Bradley states, “The clips are 1-1/2 inches “wide” (when in the position in the pic). We have done this for a few years now with no issues with martins rejecting or being injured by them. Very rarely, they push the clip open. And yes, Susan…, please spread the word! Once the starlings check out the gourds, they seem to be discouraged and we don’t see many on the gourd rack.”

Copyright Bradley O'Toole

We hope you all try it and let us know if it works!

Another Case of Wing Entrapment

Monday, April 18th, 2011

It seems like this is a yearly event. (knock on wood) I hope only once a year is my lot in my landlord life. It could be more, I suppose. It definitely could be worse. So far no lasting effects, other than some worry on my part and some moments of terror on the part of the martins that I had to extricate from the sreh gourds. 2 ASY males, one stuck in the sreh and one within the nest. Gratefully and gently freed. They are so amazing to look at up close.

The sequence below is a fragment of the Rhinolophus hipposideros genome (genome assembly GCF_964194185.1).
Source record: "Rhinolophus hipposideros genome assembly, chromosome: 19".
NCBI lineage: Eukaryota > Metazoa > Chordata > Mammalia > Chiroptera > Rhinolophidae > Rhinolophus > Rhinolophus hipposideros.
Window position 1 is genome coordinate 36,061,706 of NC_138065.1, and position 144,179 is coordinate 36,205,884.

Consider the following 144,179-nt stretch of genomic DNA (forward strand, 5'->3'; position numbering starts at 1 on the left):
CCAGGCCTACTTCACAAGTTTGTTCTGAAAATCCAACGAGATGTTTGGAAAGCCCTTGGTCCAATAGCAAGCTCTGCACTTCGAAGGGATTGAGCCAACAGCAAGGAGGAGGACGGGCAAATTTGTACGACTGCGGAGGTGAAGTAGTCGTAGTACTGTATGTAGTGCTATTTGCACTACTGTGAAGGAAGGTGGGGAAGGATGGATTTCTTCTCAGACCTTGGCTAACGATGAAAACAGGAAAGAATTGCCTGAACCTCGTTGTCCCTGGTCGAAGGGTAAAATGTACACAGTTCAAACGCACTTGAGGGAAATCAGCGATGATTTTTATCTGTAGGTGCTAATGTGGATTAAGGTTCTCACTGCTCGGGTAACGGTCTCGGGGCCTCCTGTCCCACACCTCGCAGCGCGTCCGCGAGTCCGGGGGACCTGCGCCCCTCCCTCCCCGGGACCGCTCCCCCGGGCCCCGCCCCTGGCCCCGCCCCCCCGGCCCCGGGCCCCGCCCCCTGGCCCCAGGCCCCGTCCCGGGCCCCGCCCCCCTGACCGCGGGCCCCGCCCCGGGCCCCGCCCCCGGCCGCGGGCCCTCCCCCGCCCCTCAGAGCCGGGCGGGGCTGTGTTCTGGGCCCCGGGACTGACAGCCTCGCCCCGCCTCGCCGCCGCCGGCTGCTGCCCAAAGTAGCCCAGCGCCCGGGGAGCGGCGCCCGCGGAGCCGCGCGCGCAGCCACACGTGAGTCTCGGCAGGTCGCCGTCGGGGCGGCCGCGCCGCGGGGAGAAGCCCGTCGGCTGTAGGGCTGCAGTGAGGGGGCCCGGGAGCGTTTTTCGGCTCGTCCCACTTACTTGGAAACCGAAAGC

For those that don’t know, Wing Entrapment is when a purple martin becomes stuck in a SREH. It usually happens when 2 or more martins are fighting over a compartment (nest spot) of any gourd or house with SREH (Starling Resistant Entrance Hole) As one bird tries to leave the nest and is trying to fend off attacks from within the nest from a rival or occupant, the bird gets stuck in the entrance. Basically gets stuck when he turns as he is trying to exit. If not discovered fairly quickly the birds in the nest can die as can the stuck bird. I wonder if vented rooms vs non vented rooms have a better survival time and if the deaths are strictly due to the heat build up in a nest with a plugged entrance? Or is it a dehydration issue? Those that have reported deaths from entrapment usually say that they discovered it either the same day or within a day or two of the event.